3. ‘I’m busy and don’t have time for you right now’
Narcissists, especially those of the more overt nature, will need every moment of your time, or at the very least, they will expect you to drop whatever you’re doing when they want or need your attention. Their inflated sense of entitlement and lack of an actual self makes it impossible for them to spend any time alone. They can’t stand the idea of having to fend for themselves and might have to face themselves if you leave them alone for too long. So no matter if you’re at work, or taking care of your kid or doing anything else at all, if they want your attention and you don’t dole it out as requested, they’ll crumble into a big old pile of narcissistic injury. As always, when that doesn’t work, the rage will soon follow. Why? Because they feel like you don’t feel like they’re important if you don’t drop everything when they need you. To avoid drama here, you can try saying, “I’ll be right there,” or “We can talk at this time,” but even that won’t be good enough for most of them. Many narcissists will even go so far as to sabotage your job and push away all of your friends in order to monopolize your time.
4. ‘You are a failure’ or ‘I am so disappointed in you’
Telling a narcissist they’re a failure or that you’re disappointed in them in any way sort of tugs at that false self – the mask they hide behind for most people. And even if they already know that you know who they are, acknowledging that they’re anything less than perfect will only enrage and offend them. Side note: even if someone else shares this kind of sentiment with them, they’re likely to take out their negative feelings on you – a sort of emotional garbage dump. For example, if their boss at work gives them a bad review or points out a mistake, they may come home and ruin your night as a result of it. To avoid drama in this case, you’d need to take their side in every situation and agree that it isn’t their fault somehow – which brings me to number five.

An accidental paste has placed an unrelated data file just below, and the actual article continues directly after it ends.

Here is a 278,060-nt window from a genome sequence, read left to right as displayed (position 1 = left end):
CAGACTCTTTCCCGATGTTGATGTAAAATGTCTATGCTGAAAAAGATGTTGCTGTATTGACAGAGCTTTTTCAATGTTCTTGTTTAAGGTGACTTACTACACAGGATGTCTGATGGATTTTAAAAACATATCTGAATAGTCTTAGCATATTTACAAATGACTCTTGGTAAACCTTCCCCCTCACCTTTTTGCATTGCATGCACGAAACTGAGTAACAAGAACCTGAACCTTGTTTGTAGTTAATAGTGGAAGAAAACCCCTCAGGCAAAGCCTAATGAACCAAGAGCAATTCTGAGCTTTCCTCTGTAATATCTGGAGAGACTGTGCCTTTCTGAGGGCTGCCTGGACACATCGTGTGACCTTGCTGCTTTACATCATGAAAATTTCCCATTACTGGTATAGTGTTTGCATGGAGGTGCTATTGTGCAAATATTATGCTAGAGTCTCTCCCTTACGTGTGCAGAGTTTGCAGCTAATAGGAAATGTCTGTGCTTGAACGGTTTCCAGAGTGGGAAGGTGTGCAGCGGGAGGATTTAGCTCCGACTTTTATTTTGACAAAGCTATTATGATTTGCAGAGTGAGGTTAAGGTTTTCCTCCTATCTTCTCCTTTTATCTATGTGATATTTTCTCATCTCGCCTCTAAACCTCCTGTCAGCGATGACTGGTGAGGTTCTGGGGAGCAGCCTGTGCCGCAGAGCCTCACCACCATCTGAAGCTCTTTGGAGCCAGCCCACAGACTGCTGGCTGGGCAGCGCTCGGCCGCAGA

5. ‘It’s your fault’
You probably already know that narcissists refuse to take responsibility for their behavior, at least when it comes to anything they feel makes them look bad. They will blame everyone but themselves for their failures and screw-ups. On top of that, they’ll expect you to go along with their delusion. So, using the example from number four, if you don’t agree that the boss is at fault for the bad review or mistake they pointed out, the narcissist will have another reason to go after you. Oh, and this will even be the case if YOU are the person being blamed – if you don’t agree that it’s your fault, they will make you pay. To avoid the drama, or at least minimize it, you’d need to agree that someone else is responsible – even if that means you have to admit to something you didn’t do.
6. ‘I Don’t Believe You’
You know that narcissists are pathological liars and of course you have learned to take anything they say with a grain of salt, right? And with good reason. But if you tell them that you don’t believe them, watch out. They can’t stand it. If you want to avoid drama, don’t bother pointing out their lies. Not only will they never admit the truth, but you can use this to your advantage if necessary. For example, let’s say you find out they’re cheating and you confront them. They’ll deny it, even if you have actual proof and are showing it to them. As infuriating as this will be, pretend to believe them. Yeah, that’s right. Go ahead and let them lie – they will assume you believe them. And since they also have a tendency to underestimate you, they’ll get sloppy when they think they’ve got you snowed. This will allow you to do what you need to do to deal with the cheating (which, for the record, I hope means you’ll be getting your ducks in a row to leave them) without having to deal with their drama.